I Wish I Were Hot for Teacher

August 19, 2005    By: Kristen J @ 11:05 am   Category: Mormon Culture/Practices

I think I’m going to die, literally. I know when too. It’s going to be this Sunday and it’s going to be in one of two places. The first place it could happen is right after the teacher in Sunday School asks us why we think it would be a good idea to have prayer in our lives. The second place it could happen is in relief society right after the teacher says, “Ok, who has quote number three?”

This is how it’s going to happen. First, my eyes will get a glazed and far away look in them. Second, my jaw will drop and slacken slightly. Finally, my heartbeat will slow; thump-thump, thump-thump, thump-thump…thump…thump………..nothing. Then I will start heading to the light where there will only be padded chairs, great organists, and fascinating teachers at church.

I know that it’s rude of me to criticize the teaching skills of good people who didn’t actively seek out the position of teacher and are probably doing it out of the goodness of their hearts. I know this but I’m still frustrated that church tends to be an exercise in boredom the vast majority of the time.

Lately it feels like it’s been a little worse than usual and it’s caused me to ponder what it is that makes a teacher good or bad. I don’t really want to talk about what makes a teacher bad, that’s too easy. What I want to discuss is what makes a teacher good. Here are a few examples in my life:

The first really great teacher that I know is my husband. Really, I’m not just saying this to get brownie points he is very interesting and engaging when he teaches a lesson at church. Geoff is charismatic, has usually done a lot of research, and tries to present the material from new and different perspectives. This is a good combination.

The next teacher that I really enjoyed was a sociology professor at BYU. I can’t remember his name but the reason I like him was because he was very open with us about experiences in his own life. One of my favorite stories from the class is about a family home evening he had with his wife and children. They were talking about their favorite things and he told his family that his favorite thing to do was roll around naked with his wife. I thought that was amusing.

Another great teacher I had was Mr. Harrison for World Historical Problems. He would do things like dress up as Rasputin and tell us all about Czarist Russia. We also learned about British Parliament by each taking a role and running our own parliament in class. We held a Middle East Peace Conference where we go nothing accomplished. It was a very stimulating class.

Then there was Mr Hansen my high school writing/lit teacher. He was a happy many who taught us to keep digging inside ourselves for something better. I have to say that I really didn’t appreciate him like I should have until my adult years.

I think my favorite teacher of all was Mr Webb my Marine Biology teacher. Not only did he teach us about clams and squid but he taught us how to laugh. When describing the anatomy of sea life he would always use memorable terms that high schoolers wouldn’t soon forget. For instance he would always refer to the colon as the “poop shoot” it’s a phrase I use to this day. He would let us play Jeopardy on Fridays if we got our work done and the class was allowed to kick any fellow student out of the class who was acting like a dork. You knew you were in trouble when the class started chanting “Get out! Get out!” at you. It was great!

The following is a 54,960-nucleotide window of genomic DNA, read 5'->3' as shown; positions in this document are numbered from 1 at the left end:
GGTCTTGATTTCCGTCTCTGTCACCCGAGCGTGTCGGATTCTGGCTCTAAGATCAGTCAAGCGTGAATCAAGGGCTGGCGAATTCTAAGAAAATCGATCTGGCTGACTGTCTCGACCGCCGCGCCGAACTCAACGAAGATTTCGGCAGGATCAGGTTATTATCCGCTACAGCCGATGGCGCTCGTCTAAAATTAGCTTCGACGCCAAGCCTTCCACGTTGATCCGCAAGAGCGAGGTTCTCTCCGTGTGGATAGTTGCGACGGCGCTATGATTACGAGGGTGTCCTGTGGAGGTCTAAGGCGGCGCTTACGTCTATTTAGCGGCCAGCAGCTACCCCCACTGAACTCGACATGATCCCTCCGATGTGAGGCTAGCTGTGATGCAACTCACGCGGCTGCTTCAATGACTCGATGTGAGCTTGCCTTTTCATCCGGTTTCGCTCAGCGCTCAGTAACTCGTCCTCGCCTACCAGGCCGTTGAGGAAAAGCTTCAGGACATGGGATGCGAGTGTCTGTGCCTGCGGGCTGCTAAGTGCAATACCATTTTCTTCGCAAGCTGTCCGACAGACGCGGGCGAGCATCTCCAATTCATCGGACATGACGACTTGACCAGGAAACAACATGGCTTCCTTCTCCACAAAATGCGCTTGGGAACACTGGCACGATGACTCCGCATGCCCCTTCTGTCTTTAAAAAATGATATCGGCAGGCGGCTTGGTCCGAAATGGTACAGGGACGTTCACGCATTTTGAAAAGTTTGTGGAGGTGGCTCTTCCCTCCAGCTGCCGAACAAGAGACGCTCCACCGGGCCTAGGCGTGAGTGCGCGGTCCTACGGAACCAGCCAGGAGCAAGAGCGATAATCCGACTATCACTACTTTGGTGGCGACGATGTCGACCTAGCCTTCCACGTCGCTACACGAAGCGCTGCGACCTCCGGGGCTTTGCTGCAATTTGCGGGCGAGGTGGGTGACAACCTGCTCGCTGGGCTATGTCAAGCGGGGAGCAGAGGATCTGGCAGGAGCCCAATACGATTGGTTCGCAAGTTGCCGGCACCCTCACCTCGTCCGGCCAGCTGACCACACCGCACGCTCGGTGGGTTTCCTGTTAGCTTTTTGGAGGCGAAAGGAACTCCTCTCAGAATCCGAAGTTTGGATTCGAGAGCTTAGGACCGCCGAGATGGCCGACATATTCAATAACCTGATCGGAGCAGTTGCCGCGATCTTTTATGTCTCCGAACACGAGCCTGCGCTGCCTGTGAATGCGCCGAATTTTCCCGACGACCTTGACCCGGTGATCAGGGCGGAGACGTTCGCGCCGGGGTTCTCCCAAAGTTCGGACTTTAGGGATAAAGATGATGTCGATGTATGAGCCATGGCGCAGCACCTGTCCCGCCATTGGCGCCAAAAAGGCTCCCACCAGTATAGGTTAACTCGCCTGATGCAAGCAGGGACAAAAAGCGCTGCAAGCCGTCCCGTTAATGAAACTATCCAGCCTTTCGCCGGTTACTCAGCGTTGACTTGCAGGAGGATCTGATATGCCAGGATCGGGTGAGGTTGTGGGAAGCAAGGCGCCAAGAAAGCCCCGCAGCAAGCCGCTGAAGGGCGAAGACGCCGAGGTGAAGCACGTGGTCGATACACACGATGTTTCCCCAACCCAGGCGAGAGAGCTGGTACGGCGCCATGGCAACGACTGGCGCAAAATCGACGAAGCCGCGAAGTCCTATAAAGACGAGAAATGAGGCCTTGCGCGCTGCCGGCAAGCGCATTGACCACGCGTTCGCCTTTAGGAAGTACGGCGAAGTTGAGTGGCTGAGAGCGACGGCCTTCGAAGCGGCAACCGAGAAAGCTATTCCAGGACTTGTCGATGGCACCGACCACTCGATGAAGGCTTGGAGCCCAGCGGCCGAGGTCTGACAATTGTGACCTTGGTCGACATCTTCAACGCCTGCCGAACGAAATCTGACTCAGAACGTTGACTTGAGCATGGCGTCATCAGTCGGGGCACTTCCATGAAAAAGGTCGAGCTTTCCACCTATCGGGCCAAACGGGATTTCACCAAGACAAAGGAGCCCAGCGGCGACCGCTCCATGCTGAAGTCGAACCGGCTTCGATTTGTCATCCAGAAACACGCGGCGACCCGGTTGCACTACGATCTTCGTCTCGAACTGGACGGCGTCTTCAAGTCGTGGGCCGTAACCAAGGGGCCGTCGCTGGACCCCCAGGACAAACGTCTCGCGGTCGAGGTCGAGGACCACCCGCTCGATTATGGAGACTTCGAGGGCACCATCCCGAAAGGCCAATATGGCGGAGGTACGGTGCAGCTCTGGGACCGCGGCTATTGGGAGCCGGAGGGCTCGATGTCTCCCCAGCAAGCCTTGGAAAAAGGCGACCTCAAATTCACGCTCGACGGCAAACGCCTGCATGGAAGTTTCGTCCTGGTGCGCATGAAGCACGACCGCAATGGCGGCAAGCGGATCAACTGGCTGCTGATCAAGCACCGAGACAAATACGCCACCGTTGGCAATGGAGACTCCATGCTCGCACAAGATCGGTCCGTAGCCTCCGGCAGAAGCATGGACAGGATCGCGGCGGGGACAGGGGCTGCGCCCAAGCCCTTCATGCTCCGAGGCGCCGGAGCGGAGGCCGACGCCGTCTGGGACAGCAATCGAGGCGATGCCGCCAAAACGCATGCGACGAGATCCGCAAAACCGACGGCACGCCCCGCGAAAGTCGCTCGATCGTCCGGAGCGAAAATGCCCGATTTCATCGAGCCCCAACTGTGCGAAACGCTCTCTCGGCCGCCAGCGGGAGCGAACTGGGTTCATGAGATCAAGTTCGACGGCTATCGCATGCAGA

I know that the majority of teachers I talk about here are people who chose to teach as a profession and have had training to become better teachers. Most church members have had no training and are doing the best they can. I want to become a better teacher myself so I’m asking you to think back on the teachers you have loved and tell me what made them so memorable to you.


  1. The Holy Ghost.

    Comment by Rusty — August 19, 2005 @ 11:32 am

  2. Actually, the best teacher I had was a design professor at BYU and our class sat around a table and talked. We had three hours and would spend about an hour critiquing our work and the other two hours discussing everything from movies to sustainability to real estate. As a designer this was important because we were able to see that almost everything is designed in some way and the principles remain the same.

    The best church teachers I’ve had are those who ask good questions rather than give good answers. The good answer might need to be said, but it’s much better when it doesn’t come from the teacher.

    Comment by Rusty — August 19, 2005 @ 11:37 am

  3. If you haven’t trained to be or are not a teacher by profession, teaching can be a real challenge. Part of it, I think, is the material. Especially for those who’ve been members forever, you’re going over the same material everyone has heard a thousand times already. The challenge for the teacher is to come up with a way to present it that will stimulate and bring the spirit as well.
    Part of it is also the class members. If your class is made up of people who won’t or don’t participate in the discussion, ask or answer questions, it makes it hard for the teacher to do anything but lecture. That’s the reason they hand out the quotes and ask the dumb questions- so that they can get participation, so that they can hear someone else’s voice besides their own.

    The best teachers I’ve had are the ones that are prepared, that have spent some time on the lesson, and add more to it than just what’s in the manual. They’re the ones that really care about the class, want to teach, want to reach someone somehow.

    Comment by bryan — August 19, 2005 @ 12:55 pm